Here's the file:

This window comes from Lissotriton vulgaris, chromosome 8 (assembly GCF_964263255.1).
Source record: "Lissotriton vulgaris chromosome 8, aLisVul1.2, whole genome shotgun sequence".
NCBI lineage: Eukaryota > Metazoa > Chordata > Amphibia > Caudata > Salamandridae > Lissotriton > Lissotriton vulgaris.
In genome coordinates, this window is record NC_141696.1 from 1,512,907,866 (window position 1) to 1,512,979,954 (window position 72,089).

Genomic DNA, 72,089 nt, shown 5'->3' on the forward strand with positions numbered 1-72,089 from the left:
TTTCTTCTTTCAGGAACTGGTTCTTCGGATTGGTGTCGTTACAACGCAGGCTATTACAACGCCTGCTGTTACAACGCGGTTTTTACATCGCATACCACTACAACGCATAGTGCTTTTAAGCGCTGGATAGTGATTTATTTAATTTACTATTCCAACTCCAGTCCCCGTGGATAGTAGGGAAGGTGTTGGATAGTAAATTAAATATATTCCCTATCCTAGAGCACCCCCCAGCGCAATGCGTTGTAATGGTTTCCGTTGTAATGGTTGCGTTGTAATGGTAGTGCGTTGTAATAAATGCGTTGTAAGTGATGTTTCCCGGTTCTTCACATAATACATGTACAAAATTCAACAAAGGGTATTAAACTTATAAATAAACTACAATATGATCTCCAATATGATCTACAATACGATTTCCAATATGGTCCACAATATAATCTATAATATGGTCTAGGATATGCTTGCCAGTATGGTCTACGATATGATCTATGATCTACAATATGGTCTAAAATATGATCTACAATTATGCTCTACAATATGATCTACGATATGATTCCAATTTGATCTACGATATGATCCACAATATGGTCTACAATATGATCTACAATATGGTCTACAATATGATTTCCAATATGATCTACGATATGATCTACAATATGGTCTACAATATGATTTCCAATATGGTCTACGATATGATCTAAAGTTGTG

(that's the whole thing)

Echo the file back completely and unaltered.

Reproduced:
This window comes from Lissotriton vulgaris, chromosome 8 (assembly GCF_964263255.1).
Source record: "Lissotriton vulgaris chromosome 8, aLisVul1.2, whole genome shotgun sequence".
NCBI lineage: Eukaryota > Metazoa > Chordata > Amphibia > Caudata > Salamandridae > Lissotriton > Lissotriton vulgaris.
In genome coordinates, this window is record NC_141696.1 from 1,512,907,866 (window position 1) to 1,512,979,954 (window position 72,089).

Genomic DNA, 72,089 nt, shown 5'->3' on the forward strand with positions numbered 1-72,089 from the left:
TTTCTTCTTTCAGGAACTGGTTCTTCGGATTGGTGTCGTTACAACGCAGGCTATTACAACGCCTGCTGTTACAACGCGGTTTTTACATCGCATACCACTACAACGCATAGTGCTTTTAAGCGCTGGATAGTGATTTATTTAATTTACTATTCCAACTCCAGTCCCCGTGGATAGTAGGGAAGGTGTTGGATAGTAAATTAAATATATTCCCTATCCTAGAGCACCCCCCAGCGCAATGCGTTGTAATGGTTTCCGTTGTAATGGTTGCGTTGTAATGGTAGTGCGTTGTAATAAATGCGTTGTAAGTGATGTTTCCCGGTTCTTCACATAATACATGTACAAAATTCAACAAAGGGTATTAAACTTATAAATAAACTACAATATGATCTCCAATATGATCTACAATACGATTTCCAATATGGTCCACAATATAATCTATAATATGGTCTAGGATATGCTTGCCAGTATGGTCTACGATATGATCTATGATCTACAATATGGTCTAAAATATGATCTACAATTATGCTCTACAATATGATCTACGATATGATTCCAATTTGATCTACGATATGATCCACAATATGGTCTACAATATGATCTACAATATGGTCTACAATATGATTTCCAATATGATCTACGATATGATCTACAATATGGTCTACAATATGATTTCCAATATGGTCTACGATATGATCTAAAGTTGTG